In his address at the dedication of the Billy Graham Center of Wheaton College, Lebanese statesman Charles Malik affirmed that university education is crucial for nation building:

The great universities control the mind of the world. Therefore how can evangelism consider its task accomplished it if leaves the university unevangelized? And how can evangelism evangelize the university if it cannot speak to the university? And how can it speak to the university if it is not itself already intellectualized? (Malik 2000, 45).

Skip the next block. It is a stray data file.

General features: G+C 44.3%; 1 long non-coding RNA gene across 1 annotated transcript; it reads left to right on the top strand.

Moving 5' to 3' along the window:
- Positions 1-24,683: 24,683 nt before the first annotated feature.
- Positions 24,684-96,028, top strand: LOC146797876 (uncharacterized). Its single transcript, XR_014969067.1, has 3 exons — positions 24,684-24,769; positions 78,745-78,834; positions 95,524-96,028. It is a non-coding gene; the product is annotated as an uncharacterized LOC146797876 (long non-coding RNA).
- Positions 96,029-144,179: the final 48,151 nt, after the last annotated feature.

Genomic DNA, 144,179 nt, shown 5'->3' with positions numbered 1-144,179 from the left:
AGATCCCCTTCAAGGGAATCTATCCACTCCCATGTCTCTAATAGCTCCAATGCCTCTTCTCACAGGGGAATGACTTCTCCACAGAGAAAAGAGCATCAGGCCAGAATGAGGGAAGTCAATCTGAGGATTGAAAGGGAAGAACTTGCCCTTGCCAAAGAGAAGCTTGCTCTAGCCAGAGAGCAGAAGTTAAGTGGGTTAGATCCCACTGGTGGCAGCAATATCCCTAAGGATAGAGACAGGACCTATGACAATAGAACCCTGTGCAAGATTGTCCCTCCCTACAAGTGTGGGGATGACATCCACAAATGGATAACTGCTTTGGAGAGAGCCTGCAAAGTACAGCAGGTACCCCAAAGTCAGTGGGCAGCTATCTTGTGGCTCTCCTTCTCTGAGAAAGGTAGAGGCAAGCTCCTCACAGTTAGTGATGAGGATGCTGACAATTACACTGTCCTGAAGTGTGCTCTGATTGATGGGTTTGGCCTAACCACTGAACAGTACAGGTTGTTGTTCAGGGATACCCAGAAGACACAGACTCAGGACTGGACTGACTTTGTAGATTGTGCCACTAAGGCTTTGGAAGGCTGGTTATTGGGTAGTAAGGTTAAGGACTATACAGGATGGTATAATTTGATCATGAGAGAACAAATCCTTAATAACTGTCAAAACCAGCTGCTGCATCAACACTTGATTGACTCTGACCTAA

Value of the University Tradition

The University and Worship

Without a strong university within a society and without believers and leaders who have a strong university education, people will not know how to worship God as he deserves. All God’s works praise him. We cannot fully worship him for who he is if we are ignorant of the handiwork of God and the orderliness and beauty he has built into creation. Astronomy studies the music of the spheres, the orbits and inter-relations and beauty God designed at a macro level. Chemistry studies the music of the spheres, the orbits and inter-relations and beauty God designed, at the micro, atomic level. Without a knowledge of God’s works gained through the university tradition, people cannot adequately praise God for who He is and what He has done.

The University and Culture